E3 has gone by and as usual people emotions where all over the place. For some, there was uncontainable excitement for a definitive update on “The Last Guardian”. For others, the “Shenmue 3” Kickstarter was a shameless way for Sony to promote a game without funding them. Either way, it was an E3 with a lot of variety and surprises around every corner, both great and others just confusing. One of the E3 presentations that seemed to generate the most confusion seemed to be Nintendo’s.
Nintendo did a good job presentation wise, they kept the ball rolling from previous years of attempting to deliver a light hearted but fun presentation in their own quirky way. But the “transformation” theme seemed to confuse fans and newcomers alike. At first, the overall presentation read more as a heavy focus on multiplayer and experimenting with their franchises in ways that would be appealing to the idea of “fun” rather than an intricate and complex experience. But as the presentation went along I started to see a pattern in most of the key games they announced, and it seemed that their goal was not only to make the games “fun”, but to really put the player in these environments. Not as the main lead, but as a passerby in these fictional universes. So, is Nintendo’s “transformation” theme a new focus on celebration rather than creation? Dare I say, a Nintendo Land celebration?
Nintendo has recently partnered with Universal Parks & Resorts in their attempt of broadening the demographic their franchises can reach and fans response seems to be largely positive. The ideas of riding on Kirby’s Air Ride or bashing green shells against someone else’s kart may actually become a reality. Visiting the Metroid universe with friends to partake in a special mission as members of the Galactic Federation to shoot the baddies Samus doesn’t have the time to fight sounds like a ride that could totally work in a theme park.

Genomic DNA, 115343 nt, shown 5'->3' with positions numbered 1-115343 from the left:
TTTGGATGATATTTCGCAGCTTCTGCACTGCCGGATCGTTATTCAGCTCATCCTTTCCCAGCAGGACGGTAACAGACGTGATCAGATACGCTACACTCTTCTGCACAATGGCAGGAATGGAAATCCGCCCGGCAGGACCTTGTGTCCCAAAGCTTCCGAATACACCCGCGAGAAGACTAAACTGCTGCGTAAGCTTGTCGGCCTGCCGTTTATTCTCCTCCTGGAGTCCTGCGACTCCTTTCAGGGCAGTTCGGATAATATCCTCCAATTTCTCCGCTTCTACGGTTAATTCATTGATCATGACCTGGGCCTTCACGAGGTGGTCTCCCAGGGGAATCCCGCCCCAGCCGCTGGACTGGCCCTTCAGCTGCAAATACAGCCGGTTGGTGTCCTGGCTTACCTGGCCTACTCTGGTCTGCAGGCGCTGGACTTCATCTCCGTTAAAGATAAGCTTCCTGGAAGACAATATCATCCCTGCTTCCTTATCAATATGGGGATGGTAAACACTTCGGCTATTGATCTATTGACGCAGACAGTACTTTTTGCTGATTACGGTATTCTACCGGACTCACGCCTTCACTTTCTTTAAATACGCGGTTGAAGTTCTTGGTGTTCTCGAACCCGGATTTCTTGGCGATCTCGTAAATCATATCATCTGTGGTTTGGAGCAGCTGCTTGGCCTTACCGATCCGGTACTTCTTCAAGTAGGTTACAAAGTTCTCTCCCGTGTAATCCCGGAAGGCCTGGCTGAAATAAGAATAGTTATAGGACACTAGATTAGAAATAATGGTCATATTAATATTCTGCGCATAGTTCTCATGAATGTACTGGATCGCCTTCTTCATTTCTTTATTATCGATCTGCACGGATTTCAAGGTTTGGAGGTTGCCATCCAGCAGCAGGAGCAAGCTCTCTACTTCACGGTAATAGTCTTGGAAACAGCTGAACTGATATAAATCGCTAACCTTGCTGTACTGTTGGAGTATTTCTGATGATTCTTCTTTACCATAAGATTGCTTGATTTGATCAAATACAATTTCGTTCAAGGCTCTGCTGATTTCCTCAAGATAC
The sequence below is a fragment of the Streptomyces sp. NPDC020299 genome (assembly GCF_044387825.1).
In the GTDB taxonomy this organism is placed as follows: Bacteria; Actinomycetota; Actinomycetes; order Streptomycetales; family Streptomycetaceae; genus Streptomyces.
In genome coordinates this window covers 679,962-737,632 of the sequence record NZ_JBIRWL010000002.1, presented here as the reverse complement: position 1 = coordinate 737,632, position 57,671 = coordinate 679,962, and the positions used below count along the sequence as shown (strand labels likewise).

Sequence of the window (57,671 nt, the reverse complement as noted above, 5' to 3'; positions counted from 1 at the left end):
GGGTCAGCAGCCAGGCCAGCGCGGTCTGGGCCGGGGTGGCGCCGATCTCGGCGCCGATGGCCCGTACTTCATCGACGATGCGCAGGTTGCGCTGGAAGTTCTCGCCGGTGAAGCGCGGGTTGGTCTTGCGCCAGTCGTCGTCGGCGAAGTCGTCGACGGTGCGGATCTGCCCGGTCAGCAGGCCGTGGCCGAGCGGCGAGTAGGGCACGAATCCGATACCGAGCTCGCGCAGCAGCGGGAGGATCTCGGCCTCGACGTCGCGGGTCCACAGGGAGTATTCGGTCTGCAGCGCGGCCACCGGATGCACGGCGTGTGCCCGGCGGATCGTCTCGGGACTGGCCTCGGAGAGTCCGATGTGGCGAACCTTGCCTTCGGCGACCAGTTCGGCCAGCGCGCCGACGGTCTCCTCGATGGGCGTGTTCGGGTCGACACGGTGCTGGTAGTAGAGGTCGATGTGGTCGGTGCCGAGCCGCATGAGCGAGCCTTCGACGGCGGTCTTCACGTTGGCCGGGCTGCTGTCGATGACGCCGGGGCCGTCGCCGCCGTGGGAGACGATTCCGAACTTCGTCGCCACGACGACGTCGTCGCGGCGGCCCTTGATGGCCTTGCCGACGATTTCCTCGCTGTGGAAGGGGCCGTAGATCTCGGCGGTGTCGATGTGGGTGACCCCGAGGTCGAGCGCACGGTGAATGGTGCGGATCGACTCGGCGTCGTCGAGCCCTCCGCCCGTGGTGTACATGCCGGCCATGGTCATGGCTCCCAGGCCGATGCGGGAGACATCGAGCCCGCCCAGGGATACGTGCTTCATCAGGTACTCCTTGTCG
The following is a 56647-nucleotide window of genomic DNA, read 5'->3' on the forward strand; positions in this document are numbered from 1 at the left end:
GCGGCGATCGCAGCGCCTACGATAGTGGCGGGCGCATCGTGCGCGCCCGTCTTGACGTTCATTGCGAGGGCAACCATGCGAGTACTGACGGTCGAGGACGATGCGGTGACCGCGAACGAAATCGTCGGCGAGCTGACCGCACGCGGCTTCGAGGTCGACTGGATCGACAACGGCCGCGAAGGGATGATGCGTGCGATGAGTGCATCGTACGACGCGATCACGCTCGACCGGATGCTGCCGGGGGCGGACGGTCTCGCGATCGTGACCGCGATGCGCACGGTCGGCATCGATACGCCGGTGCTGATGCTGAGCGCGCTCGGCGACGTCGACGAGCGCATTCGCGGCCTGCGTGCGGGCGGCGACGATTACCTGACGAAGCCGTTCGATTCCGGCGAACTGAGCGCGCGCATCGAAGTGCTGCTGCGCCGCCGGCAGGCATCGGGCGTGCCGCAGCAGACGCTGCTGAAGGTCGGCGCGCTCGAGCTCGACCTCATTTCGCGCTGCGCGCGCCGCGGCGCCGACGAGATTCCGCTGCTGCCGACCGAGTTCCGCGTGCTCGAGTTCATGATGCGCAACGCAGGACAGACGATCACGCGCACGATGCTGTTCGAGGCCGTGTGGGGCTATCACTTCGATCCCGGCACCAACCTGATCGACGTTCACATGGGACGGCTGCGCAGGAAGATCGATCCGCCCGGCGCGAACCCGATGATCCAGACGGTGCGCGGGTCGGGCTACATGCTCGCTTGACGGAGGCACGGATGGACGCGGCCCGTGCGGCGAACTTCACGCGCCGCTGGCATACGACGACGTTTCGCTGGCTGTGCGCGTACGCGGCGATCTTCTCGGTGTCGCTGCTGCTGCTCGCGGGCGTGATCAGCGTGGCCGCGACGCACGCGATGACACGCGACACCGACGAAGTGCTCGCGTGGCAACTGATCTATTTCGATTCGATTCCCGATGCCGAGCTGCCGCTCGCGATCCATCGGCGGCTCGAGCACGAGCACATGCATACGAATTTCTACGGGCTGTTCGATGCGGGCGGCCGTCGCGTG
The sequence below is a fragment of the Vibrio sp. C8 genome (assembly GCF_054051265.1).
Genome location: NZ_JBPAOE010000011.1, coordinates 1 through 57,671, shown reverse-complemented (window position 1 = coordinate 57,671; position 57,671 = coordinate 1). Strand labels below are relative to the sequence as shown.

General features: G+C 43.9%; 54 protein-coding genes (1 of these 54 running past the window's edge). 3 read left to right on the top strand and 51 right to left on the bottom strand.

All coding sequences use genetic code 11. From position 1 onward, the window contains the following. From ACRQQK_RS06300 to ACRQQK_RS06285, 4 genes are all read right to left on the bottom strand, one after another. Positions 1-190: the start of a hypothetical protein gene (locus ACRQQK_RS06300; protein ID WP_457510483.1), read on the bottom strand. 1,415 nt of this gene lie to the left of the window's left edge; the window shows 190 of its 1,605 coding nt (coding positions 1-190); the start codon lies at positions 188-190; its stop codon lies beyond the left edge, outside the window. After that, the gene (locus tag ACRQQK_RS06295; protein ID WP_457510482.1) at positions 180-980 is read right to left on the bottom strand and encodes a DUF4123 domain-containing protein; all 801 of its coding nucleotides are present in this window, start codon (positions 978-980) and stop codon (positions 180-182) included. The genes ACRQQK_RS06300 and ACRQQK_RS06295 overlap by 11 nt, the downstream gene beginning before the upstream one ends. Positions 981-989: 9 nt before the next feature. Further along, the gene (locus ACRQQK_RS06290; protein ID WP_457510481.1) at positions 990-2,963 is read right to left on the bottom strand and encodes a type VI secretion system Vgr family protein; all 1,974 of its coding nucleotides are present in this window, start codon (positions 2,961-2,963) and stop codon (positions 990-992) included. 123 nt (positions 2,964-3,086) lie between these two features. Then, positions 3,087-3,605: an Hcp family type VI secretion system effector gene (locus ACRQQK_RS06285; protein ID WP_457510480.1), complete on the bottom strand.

Then, why is there a backlash against “Metroid Prime: Federation Force” so big? Why is there such dislike for this game that would prompt a group of people to create a petition to cancel it? It probably stems from the fact that a new Metroid game hasn’t been released in five years, or that Samus’s latest outing was met by a fractured fanbase. It makes sense for people to be confused the reveal of Federation Force, I know I was, but in the end this could be the Metroid franchise take on a slightly robust multiplayer focused experience. The Legend of Zelda already started that trend in the year 2002 with the “Four Swords” featurette in the Gameboy Advance port of “The Legend of Zelda: A Link to the Past” and continued refining that multiplayer Zelda experience to this day with its latest outing “The Legend of Zelda: Triforce Heroes”
Both Triforce Heroes and Federation Force do not put you in the shoes of a single main character in their respective franchises, but a small group that traverses their own adventure in these elaborate and well know universes to fans. Therefore, it makes sense for Nintendo to take this approach that is even more causal than usual in order to test the waters on the fans response towards being invited to these fantasy settings knowing that they may not see Link or Samus all the time. That being said; just like Disney or Universal, Nintendo would not stop producing their “main feature films”, a proper Legend of Zelda is already in development for the WiiU, and “Starfox Zero” just got revealed in this E3. So in the meantime, let’s give these small ideas a shot because who knows, maybe the end product may actually be fun.